Roberto Cavalli is an Italian maverick when it comes to evoking sunshine and sailing-fare into his clothes. He designs for the rich and successful off Tuscany – very earthy, down-to-earth and immersed in culture for everything they do, from the wine they drink to the earrings they wear. This season was no different in all of this because Cavalli got inspired by holiday boat expeditions across the Mediterranean.
He owns his very own boat, aptly named with his initials “RC”, that is a sight to behold if you are fortunate enough to catch it when you do finally manage to make time to visit the infamous European tropical islands, Saint Tropez and Porto Cervo. These ports are glamorous because of the Italians’ amorous nature when it comes to money, fine jewellery and fine design so holding your own amongst it isn’t an easy task but like his clothes, Cavalli knows how to do things in the right form.
The first look of the show was a modern biker jacket in white, that flaunted pearl studs on the sleeves. Then came summer dresses, which means short attires decorated out in shimmering sequins – perfect for the sailing beach party, or a cool evening sundown romantic trip! The dresses were remarkably crafted with the aid of an “oxyhydrogen flame” as dictated by the notes doled out to all the exclusive addressee of the catwalk show.
There were original slipdresses too for lovers of simplistic ready-to-wear with the on-trend handkerchief as hemlines. They floated like a mermaid-in-control on surfing waves, so the inspiration was beautifully visible. Just off the mountainous coasts of the Italian seascape, you can actually picture beautiful women dressed in one of the Italian fashion numbers and camouflaging successfully as a tree, a shrub or blending right into the background of the forest.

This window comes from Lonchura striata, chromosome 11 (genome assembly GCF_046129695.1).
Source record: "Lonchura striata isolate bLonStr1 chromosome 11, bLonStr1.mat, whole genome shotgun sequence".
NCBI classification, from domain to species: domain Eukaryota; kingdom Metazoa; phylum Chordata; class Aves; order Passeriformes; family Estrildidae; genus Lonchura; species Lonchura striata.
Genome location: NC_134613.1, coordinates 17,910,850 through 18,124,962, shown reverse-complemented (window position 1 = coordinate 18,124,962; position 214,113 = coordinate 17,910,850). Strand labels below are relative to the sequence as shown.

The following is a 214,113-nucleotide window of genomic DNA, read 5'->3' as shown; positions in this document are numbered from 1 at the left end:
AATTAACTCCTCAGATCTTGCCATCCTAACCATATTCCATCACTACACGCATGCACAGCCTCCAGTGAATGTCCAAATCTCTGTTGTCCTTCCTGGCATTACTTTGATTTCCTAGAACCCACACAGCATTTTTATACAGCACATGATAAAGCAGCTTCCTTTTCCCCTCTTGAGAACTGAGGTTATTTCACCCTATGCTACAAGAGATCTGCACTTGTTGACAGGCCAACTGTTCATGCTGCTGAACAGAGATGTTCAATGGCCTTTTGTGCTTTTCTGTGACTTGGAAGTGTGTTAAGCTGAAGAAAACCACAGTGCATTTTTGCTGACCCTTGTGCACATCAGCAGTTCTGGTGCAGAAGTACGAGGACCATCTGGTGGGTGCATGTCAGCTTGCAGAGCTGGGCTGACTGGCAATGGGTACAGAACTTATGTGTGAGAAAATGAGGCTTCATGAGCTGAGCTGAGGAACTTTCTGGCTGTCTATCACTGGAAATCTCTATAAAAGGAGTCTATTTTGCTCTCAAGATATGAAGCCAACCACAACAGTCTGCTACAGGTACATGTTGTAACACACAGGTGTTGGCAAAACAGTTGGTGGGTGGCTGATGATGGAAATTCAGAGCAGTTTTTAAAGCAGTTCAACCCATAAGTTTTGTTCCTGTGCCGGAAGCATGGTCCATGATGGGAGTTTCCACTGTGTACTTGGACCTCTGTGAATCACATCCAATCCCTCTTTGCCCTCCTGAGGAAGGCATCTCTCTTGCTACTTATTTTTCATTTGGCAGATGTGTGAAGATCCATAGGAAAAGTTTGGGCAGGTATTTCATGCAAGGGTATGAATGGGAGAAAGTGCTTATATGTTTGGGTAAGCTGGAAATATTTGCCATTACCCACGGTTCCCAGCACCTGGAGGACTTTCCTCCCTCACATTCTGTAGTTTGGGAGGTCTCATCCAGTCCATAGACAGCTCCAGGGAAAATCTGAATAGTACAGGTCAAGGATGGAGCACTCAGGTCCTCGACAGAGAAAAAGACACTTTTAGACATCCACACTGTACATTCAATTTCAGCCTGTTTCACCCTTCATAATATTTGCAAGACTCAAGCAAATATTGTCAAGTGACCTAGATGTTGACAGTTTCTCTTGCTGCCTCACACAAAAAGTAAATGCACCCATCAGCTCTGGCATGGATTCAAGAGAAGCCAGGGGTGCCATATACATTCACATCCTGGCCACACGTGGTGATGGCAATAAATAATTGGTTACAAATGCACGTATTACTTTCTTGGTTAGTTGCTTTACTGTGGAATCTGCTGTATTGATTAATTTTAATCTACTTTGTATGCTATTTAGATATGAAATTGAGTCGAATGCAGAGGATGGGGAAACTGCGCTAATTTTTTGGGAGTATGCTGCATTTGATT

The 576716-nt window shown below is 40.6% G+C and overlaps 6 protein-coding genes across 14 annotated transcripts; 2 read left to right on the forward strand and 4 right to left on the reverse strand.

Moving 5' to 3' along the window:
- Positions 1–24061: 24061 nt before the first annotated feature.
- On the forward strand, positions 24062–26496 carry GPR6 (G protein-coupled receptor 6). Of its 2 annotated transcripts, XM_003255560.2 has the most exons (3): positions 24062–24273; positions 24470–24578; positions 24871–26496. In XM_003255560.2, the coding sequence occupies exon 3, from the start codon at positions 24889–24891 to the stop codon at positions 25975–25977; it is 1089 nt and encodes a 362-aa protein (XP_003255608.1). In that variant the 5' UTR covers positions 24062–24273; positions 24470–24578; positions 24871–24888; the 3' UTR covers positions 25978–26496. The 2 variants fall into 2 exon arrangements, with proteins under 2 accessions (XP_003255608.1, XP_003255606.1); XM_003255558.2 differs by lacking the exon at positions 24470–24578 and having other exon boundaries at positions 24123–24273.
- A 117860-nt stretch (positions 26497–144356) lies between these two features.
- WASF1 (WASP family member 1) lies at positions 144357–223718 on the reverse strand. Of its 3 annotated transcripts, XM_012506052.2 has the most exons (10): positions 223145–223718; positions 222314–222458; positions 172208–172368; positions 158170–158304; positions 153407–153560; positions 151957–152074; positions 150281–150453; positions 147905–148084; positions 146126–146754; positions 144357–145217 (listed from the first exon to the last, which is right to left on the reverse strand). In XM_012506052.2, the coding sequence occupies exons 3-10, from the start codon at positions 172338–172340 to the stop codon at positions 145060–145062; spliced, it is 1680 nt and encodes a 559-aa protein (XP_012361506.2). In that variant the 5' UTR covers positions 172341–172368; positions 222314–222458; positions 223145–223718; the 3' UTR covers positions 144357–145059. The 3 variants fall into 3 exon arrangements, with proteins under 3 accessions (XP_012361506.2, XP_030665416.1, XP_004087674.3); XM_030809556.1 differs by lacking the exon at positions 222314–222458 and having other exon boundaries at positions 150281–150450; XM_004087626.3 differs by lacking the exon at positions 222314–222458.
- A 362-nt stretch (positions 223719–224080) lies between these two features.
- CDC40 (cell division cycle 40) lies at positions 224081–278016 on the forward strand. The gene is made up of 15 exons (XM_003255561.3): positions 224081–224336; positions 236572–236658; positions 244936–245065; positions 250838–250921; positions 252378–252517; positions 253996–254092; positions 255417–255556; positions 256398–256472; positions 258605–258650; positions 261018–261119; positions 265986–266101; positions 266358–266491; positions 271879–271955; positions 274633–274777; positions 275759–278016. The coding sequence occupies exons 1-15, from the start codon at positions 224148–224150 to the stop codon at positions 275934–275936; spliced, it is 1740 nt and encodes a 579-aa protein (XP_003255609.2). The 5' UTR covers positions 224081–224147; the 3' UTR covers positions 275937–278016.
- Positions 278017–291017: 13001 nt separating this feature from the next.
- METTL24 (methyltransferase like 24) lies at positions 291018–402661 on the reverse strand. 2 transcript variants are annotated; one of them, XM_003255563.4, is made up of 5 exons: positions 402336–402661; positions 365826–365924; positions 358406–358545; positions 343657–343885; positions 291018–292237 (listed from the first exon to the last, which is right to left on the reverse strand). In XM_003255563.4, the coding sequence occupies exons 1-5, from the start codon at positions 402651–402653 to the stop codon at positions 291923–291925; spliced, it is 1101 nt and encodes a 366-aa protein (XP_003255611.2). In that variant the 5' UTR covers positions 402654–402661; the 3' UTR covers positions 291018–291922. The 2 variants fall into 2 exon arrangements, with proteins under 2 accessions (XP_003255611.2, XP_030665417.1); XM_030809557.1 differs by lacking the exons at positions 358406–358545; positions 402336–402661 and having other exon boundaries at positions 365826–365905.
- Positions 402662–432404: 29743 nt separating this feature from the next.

It’s all possible if you chose the jungle prints off the catwalk, or the infamous Cavalli leopard spots, the printed bougainvillea taken from the designer’s messy of a garden. When you are feeling sexy enough, you can even go for the clothes off python, or the delicately laced tuxedo jackets. But if not there is cobalt blue for the T-shirts, leggings, for neo-classical prints, and even the distressed denim for those who love a strictly eye-catching masculine work-look – one particularly absorbing look was the blazer borrowed from the men’s line and tailored in organza, it can look effortless with meetings and as part-of afternoon tea discussions with friends or colleagues.
The guests were hot and cold with anticipation of the line, not knowing what to expect but desperately wanting to belong. Fresh as seashells, the ideal Cavalli woman is still the same – she is sexy but edgy and mature. The fabrics were luxurious so fashion lovers can certainly expect to belong, because there wasn’t too much of complicated age-old Italian fabric talks in any of it. Nothing like old-school rock-and-roll, fine bohemian tailoring or valiant head-pieces – this was a collection steeped in bringing back classic favourites and making them trendy once more!
The trophy jacket reappeared again, and it was in full-swing during the collection represented various times but well-fitting to luxurious sailing clothes. Just Cavalli is known for their seductive spin on fashion, but what the label is not known for is exotic fish-inspired fashion. But now you can identify with that thought too here because of the scales across a sweatshirt, a beautiful blouson jacket/shirt, or wispy and floaty kaftan dresses – for the demure, a dropline waist, for the sexy, an off-the-shoulder look, where the wispy-ness romantically trails around the arm.
The skirts were very “old-English tennis clubs” – flirty, flights of fashion in their sporty pleats, not looking out of place in the Italian coastline at all! Apart from that you could see vintage fashion in washed-out florals, more of the light as second-skin clothes, but all of this was very classy just how Europe loves fast-and-sexy fashion. So you can imagine women decked out on the coast in transparent clothes that wore intelligent prints around the breasts, and for skirts that were diaphanous, wearing oblique opaque panels midway from the waist to the hemline, just like a painting out of da Vinci’s collection.